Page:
“Bits about bits” help broadcasters find and manage their content.

During the time Phil Livingston, ex-Panasonic, and I worked together at AZCAR, we often shared sometimes silly e-mail messages about technology topics. Sadly, Phil passed away in 2006. But the messages we shared included one I still find
quite amusing:

“Metadata is bits about the essence, which is the stuff we are watching, and thus is stuff about the real stuff. Metadata is also stuff about the stuff which can be stuffed into the stuff either as part of the stuff, or when not present, can be stuffed with bits that contain no stuff. ... Unfortunately, when no stuff is present, it may still be necessary to send stuff to tell the receiver that the bits are not stuff, though they may be a bit stuffed for syntactical purposes.”

Defining metadata

Well, you get the point. Metadata is not a new concept, but in our industry the first real definition of how content and metadata relate dates from the SMPTE/EBU Task Force for Harmonized Standards for the Exchange of Program Material as Bitstreams, which completed its work in 1998. In the documents the task force created, essence and metadata are carefully defined.

Two types of metadata are in widespread use in our industry. Structural metadata is that which is necessary to decode and use the content. Identification of the type of compression, number of audio channels, coding parameters, colorimetry, resolution (temporal and spatial), and other technical data about a file, or stream, would be structural because without them the content might not be usable. It is possible that additional structural metadata might be added to a file during processing, especially if technical parameters are changed, or perhaps additional tracks added.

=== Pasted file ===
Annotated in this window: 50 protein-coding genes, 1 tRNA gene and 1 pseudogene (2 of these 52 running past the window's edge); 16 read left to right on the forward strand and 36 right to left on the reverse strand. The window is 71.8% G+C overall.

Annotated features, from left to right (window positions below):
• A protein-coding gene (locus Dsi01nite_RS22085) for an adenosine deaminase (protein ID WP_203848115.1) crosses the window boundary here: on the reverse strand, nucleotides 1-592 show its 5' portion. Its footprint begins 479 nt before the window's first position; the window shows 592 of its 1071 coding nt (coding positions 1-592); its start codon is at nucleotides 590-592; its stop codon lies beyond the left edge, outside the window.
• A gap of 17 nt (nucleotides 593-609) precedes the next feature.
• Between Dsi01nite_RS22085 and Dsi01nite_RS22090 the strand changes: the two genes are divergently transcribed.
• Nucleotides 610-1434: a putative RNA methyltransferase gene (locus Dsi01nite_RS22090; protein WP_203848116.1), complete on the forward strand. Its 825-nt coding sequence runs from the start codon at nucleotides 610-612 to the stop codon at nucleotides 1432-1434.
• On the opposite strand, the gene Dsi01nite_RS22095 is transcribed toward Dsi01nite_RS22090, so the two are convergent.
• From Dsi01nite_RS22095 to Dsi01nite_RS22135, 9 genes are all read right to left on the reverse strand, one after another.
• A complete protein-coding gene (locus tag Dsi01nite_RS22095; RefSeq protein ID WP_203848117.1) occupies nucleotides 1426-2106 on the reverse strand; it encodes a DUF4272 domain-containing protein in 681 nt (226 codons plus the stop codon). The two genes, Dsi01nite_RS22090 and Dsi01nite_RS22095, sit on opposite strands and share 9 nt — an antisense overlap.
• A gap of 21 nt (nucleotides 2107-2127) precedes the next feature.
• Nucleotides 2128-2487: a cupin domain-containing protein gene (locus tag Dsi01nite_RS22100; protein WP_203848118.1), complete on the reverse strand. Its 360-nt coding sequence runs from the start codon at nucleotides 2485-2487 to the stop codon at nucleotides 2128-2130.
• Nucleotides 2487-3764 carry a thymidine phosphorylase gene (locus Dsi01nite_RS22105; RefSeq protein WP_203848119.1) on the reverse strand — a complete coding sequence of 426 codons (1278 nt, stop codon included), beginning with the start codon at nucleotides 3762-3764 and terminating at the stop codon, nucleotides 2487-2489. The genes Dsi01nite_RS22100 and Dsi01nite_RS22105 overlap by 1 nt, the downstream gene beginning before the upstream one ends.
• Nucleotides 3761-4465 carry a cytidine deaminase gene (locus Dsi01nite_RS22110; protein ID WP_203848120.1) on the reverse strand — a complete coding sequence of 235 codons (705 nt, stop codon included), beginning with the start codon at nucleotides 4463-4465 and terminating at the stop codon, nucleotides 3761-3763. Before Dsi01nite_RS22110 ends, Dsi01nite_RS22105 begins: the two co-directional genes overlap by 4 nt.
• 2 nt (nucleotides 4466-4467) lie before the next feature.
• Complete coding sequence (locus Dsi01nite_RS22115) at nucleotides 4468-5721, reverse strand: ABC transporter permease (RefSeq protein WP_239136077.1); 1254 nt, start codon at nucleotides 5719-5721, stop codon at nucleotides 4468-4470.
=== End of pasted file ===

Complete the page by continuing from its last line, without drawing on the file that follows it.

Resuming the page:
Descriptive metadata can be an enormous set of information, and in general, it increases throughout the production process. The time of capture from a camera’s time stamps, geo-location information derived from GPS, scene and take numbering, and possibly script information might be saved with the essence. Over time, additional information might be added to make the content more easily searched. A simple example is a “good take flag,” which could be added that might help winnow down the amount of content ingested during post production.

Media asset management systems are often a source of a steady increase in the amount of metadata captured. A good example of such a system would be a sports logging system. Teams need to be able to search and categorize plays and thus add metadata that can grow during logging and use. For instance, a football team may want to add categories for offense and defense, plays in the “red zone,” passes, runs, quarterback scrambles, sacks, penalties, key players (by name or number), and time on the clock.

It is important that it is possible to add metadata along the way. For instance, the first logger might only get a couple of categories (which team has the ball, clock, down, field position). A later analyst might add the play that was called, who ran, the results of the play, etc. A coach might add the play that was called, and so on. In entertainment production, other metadata might be added — for instance, scene continuity notes, color correction instructions, and so on. The ability to add metadata thus can be crucial to making the best use of the essence.